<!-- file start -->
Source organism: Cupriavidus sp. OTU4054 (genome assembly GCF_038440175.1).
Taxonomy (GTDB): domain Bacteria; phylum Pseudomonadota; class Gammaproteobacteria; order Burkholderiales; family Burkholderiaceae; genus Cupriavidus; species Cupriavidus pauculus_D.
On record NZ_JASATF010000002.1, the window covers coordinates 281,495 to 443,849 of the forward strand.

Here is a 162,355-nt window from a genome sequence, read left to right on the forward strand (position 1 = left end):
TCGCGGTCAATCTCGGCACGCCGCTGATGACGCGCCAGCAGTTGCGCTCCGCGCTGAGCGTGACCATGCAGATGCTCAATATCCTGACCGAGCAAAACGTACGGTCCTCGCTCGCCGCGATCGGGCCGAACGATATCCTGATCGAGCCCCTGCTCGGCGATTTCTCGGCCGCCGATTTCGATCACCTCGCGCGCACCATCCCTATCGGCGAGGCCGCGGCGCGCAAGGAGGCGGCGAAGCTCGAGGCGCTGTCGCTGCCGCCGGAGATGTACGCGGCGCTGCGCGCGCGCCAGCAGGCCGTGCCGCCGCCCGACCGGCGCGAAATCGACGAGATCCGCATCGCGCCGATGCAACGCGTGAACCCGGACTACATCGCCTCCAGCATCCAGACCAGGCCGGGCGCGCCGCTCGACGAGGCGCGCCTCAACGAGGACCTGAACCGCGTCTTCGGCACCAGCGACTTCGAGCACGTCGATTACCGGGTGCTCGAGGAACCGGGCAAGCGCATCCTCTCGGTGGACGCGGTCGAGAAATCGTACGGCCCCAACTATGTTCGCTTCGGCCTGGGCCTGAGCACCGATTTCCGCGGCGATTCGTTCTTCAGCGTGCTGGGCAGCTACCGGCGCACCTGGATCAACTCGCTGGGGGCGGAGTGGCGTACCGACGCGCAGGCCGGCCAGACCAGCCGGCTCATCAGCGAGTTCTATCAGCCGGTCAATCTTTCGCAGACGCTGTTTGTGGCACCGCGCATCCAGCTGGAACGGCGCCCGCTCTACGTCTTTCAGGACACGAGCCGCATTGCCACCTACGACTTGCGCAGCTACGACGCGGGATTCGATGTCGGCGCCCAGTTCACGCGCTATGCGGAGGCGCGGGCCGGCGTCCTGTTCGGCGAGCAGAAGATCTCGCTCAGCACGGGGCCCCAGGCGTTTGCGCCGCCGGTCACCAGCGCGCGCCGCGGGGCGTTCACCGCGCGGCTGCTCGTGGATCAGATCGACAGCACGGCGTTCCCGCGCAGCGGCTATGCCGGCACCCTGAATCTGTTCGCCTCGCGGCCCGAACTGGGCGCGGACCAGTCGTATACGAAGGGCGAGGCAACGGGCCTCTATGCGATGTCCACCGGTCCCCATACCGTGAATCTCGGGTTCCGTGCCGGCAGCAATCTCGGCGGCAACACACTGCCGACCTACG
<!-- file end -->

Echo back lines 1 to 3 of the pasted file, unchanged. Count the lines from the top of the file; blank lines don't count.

Source organism: Cupriavidus sp. OTU4054 (genome assembly GCF_038440175.1).
Taxonomy (GTDB): domain Bacteria; phylum Pseudomonadota; class Gammaproteobacteria; order Burkholderiales; family Burkholderiaceae; genus Cupriavidus; species Cupriavidus pauculus_D.
On record NZ_JASATF010000002.1, the window covers coordinates 281,495 to 443,849 of the forward strand.